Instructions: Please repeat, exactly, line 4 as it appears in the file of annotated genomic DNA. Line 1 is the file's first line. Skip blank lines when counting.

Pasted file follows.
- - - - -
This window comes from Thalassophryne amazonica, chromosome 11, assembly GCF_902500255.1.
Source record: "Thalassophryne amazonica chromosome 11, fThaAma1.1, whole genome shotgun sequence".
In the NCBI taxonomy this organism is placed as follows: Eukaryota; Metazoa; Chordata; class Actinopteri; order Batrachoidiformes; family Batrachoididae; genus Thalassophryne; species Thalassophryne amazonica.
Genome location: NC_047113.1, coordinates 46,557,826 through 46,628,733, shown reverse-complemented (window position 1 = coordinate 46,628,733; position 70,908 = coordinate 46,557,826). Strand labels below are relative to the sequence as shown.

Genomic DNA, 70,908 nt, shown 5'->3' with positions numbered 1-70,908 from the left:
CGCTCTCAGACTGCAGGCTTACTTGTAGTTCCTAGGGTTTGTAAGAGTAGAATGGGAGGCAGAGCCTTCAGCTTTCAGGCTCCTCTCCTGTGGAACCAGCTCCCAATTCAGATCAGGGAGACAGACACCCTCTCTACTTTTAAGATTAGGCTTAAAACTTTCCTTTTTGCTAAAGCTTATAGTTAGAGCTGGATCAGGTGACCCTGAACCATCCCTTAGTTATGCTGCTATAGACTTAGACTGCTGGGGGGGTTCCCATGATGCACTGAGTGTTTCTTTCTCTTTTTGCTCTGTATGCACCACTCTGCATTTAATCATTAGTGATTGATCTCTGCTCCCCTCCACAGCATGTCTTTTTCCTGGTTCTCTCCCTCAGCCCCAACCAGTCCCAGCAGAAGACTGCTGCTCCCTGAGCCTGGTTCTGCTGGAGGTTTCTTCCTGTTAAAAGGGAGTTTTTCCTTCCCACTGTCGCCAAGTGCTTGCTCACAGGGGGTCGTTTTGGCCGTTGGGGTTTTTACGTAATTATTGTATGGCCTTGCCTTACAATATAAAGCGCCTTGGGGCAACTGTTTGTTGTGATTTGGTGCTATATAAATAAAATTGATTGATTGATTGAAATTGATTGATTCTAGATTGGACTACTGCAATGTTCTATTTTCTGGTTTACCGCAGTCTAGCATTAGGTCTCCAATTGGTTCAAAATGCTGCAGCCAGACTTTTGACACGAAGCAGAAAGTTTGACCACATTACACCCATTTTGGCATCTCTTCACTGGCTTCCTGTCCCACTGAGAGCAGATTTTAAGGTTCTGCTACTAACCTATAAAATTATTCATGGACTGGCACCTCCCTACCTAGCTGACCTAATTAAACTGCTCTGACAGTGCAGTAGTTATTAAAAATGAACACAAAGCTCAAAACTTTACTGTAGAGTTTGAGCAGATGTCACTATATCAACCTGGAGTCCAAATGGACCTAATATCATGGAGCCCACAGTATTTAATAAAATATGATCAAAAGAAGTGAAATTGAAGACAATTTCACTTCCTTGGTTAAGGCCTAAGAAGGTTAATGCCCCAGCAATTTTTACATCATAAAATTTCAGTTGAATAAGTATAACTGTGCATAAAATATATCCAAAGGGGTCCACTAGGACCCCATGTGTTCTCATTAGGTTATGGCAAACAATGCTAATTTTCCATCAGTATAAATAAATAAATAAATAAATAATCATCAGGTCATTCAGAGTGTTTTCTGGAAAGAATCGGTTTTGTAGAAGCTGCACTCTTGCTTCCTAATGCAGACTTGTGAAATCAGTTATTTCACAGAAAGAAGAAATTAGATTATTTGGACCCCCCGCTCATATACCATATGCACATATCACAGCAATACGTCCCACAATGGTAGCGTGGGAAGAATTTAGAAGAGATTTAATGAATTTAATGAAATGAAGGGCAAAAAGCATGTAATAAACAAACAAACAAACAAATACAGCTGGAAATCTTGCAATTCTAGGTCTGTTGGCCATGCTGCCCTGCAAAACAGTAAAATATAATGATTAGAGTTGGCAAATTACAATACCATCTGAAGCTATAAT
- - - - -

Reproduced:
Genome location: NC_047113.1, coordinates 46,557,826 through 46,628,733, shown reverse-complemented (window position 1 = coordinate 46,628,733; position 70,908 = coordinate 46,557,826). Strand labels below are relative to the sequence as shown.